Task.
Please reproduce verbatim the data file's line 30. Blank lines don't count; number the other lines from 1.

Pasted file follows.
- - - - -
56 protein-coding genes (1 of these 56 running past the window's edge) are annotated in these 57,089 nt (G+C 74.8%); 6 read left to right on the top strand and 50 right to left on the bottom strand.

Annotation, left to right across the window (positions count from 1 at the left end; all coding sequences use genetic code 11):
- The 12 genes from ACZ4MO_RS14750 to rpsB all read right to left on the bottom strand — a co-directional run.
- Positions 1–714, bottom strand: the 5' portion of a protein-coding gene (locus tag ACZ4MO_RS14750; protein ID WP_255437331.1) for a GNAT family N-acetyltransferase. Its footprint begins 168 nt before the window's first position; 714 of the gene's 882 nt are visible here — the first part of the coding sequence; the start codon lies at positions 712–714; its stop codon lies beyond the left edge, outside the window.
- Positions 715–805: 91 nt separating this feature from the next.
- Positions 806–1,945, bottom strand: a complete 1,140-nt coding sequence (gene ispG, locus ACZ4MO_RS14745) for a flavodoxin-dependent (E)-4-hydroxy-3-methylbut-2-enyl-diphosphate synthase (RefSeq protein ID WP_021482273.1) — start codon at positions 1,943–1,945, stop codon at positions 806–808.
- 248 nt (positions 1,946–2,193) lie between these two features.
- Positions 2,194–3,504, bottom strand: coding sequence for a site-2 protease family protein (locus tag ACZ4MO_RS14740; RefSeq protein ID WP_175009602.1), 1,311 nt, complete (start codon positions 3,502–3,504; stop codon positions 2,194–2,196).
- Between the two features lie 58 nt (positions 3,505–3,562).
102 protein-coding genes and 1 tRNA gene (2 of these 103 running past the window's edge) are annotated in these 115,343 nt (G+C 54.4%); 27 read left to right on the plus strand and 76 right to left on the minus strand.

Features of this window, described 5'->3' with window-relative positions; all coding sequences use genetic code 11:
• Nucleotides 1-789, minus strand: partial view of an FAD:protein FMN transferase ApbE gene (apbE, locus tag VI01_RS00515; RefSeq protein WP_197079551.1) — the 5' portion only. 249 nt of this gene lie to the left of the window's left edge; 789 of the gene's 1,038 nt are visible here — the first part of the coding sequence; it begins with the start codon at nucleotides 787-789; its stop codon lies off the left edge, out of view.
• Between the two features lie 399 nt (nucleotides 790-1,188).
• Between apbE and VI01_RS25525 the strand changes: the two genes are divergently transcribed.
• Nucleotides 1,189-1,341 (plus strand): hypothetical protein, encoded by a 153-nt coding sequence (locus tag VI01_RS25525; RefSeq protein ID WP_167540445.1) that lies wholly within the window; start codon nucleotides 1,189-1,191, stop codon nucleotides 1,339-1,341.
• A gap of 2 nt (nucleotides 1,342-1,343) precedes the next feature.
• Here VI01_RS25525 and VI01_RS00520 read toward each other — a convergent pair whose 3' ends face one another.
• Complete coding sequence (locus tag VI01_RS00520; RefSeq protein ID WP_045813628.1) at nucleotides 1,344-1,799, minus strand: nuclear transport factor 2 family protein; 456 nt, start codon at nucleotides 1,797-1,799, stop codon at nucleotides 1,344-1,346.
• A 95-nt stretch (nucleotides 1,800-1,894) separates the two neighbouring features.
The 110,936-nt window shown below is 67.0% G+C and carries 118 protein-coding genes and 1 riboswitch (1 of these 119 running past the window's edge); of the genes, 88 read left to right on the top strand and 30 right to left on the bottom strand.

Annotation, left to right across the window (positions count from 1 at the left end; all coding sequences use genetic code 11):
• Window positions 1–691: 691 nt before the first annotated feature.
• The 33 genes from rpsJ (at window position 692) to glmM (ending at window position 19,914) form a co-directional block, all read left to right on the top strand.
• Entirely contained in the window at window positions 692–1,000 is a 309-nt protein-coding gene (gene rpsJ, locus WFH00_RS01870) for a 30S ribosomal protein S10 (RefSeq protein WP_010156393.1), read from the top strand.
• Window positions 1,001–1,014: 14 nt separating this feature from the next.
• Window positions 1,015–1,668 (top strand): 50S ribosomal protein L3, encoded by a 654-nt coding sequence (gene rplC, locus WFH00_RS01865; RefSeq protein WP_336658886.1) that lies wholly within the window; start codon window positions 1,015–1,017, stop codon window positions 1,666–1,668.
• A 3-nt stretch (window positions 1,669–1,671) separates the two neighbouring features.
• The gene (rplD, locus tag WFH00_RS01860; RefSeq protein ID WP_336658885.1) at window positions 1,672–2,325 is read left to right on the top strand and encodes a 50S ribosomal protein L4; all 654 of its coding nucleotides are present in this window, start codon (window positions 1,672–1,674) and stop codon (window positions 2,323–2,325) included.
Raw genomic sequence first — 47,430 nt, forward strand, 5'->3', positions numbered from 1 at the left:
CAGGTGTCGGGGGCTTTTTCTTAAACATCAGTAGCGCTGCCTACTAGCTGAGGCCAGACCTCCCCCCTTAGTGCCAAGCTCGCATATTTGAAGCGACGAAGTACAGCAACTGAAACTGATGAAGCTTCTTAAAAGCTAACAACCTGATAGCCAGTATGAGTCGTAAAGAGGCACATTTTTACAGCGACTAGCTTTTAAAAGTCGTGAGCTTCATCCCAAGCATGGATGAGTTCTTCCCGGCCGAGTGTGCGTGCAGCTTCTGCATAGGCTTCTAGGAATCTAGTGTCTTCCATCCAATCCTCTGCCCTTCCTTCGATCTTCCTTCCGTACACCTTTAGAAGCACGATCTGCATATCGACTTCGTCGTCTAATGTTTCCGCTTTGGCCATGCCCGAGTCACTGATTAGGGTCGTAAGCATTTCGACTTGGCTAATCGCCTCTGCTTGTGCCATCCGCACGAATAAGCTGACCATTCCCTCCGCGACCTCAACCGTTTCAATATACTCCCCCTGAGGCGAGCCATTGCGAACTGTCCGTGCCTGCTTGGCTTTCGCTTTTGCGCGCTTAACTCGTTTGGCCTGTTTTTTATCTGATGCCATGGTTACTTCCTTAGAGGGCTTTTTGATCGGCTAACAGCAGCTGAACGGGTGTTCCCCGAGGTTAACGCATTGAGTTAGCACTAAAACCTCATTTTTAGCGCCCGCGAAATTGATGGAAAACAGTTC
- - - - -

CAGGTGTCGGGGGCTTTTTCTTAAACATCAGTAGCGCTGCCTACTAGCTGAGGCCAGACCTCCCCCCTTAGTGCCAAGCTCGCATATTTGAAGCGACGAAGTACAGCAACTGAAACTGATGAAGCTTCTTAAAAGCTAACAACCTGATAGCCAGTATGAGTCGTAAAGAGGCACATTTTTACAGCGACTAGCTTTTAAAAGTCGTGAGCTTCATCCCAAGCATGGATGAGTTCTTCCCGGCCGAGTGTGCGTGCAGCTTCTGCATAGGCTTCTAGGAATCTAGTGTCTTCCATCCAATCCTCTGCCCTTCCTTCGATCTTCCTTCCGTACACCTTTAGAAGCACGATCTGCATATCGACTTCGTCGTCTAATGTTTCCGCTTTGGCCATGCCCGAGTCACTGATTAGGGTCGTAAGCATTTCGACTTGGCTAATCGCCTCTGCTTGTGCCATCCGCACGAATAAGCTGACCATTCCCTCCGCGACCTCAACCGTTTCAATATACTCCCCCTGAGGCGAGCCATTGCGAACTGTCCGTGCCTGCTTGGCTTTCGCTTTTGCGCGCTTAACTCGTTTGGCCTGTTTTTTATCTGATGCCATGGTTACTTCCTTAGAGGGCTTTTTGATCGGCTAACAGCAGCTGAACGGGTGTTCCCCGAGGTTAACGCATTGAGTTAGCACTAAAACCTCATTTTTAGCGCCCGCGAAATTGATGGAAAACAGTTC